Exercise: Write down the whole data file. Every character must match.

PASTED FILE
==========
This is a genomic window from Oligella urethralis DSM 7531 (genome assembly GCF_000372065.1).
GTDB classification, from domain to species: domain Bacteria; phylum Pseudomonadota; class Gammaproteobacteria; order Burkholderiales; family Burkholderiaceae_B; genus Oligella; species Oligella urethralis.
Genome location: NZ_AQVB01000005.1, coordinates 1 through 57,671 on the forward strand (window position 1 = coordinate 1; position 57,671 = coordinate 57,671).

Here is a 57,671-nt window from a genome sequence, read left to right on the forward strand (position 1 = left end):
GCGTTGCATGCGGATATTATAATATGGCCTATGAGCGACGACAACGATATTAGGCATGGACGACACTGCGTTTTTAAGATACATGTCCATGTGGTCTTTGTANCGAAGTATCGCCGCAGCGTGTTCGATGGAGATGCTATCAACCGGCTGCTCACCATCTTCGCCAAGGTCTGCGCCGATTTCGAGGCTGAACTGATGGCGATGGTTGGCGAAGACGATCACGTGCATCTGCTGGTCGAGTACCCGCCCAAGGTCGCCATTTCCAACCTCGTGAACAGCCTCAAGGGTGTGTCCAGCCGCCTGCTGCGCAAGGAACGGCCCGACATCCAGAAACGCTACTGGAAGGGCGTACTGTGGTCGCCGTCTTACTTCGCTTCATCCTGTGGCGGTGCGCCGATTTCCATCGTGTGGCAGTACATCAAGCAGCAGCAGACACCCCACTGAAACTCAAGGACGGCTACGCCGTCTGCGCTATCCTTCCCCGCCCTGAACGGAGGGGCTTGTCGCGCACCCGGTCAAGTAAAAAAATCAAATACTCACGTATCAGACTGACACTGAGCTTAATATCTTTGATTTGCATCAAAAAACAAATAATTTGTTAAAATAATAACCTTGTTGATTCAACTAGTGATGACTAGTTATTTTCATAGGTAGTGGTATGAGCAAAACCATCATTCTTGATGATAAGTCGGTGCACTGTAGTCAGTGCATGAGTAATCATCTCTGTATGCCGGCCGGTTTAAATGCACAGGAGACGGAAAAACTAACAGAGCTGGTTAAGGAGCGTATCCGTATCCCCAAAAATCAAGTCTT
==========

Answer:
This is a genomic window from Oligella urethralis DSM 7531 (genome assembly GCF_000372065.1).
GTDB classification, from domain to species: domain Bacteria; phylum Pseudomonadota; class Gammaproteobacteria; order Burkholderiales; family Burkholderiaceae_B; genus Oligella; species Oligella urethralis.
Genome location: NZ_AQVB01000005.1, coordinates 1 through 57,671 on the forward strand (window position 1 = coordinate 1; position 57,671 = coordinate 57,671).

Here is a 57,671-nt window from a genome sequence, read left to right on the forward strand (position 1 = left end):
GCGTTGCATGCGGATATTATAATATGGCCTATGAGCGACGACAACGATATTAGGCATGGACGACACTGCGTTTTTAAGATACATGTCCATGTGGTCTTTGTANCGAAGTATCGCCGCAGCGTGTTCGATGGAGATGCTATCAACCGGCTGCTCACCATCTTCGCCAAGGTCTGCGCCGATTTCGAGGCTGAACTGATGGCGATGGTTGGCGAAGACGATCACGTGCATCTGCTGGTCGAGTACCCGCCCAAGGTCGCCATTTCCAACCTCGTGAACAGCCTCAAGGGTGTGTCCAGCCGCCTGCTGCGCAAGGAACGGCCCGACATCCAGAAACGCTACTGGAAGGGCGTACTGTGGTCGCCGTCTTACTTCGCTTCATCCTGTGGCGGTGCGCCGATTTCCATCGTGTGGCAGTACATCAAGCAGCAGCAGACACCCCACTGAAACTCAAGGACGGCTACGCCGTCTGCGCTATCCTTCCCCGCCCTGAACGGAGGGGCTTGTCGCGCACCCGGTCAAGTAAAAAAATCAAATACTCACGTATCAGACTGACACTGAGCTTAATATCTTTGATTTGCATCAAAAAACAAATAATTTGTTAAAATAATAACCTTGTTGATTCAACTAGTGATGACTAGTTATTTTCATAGGTAGTGGTATGAGCAAAACCATCATTCTTGATGATAAGTCGGTGCACTGTAGTCAGTGCATGAGTAATCATCTCTGTATGCCGGCCGGTTTAAATGCACAGGAGACGGAAAAACTAACAGAGCTGGTTAAGGAGCGTATCCGTATCCCCAAAAATCAAGTCTT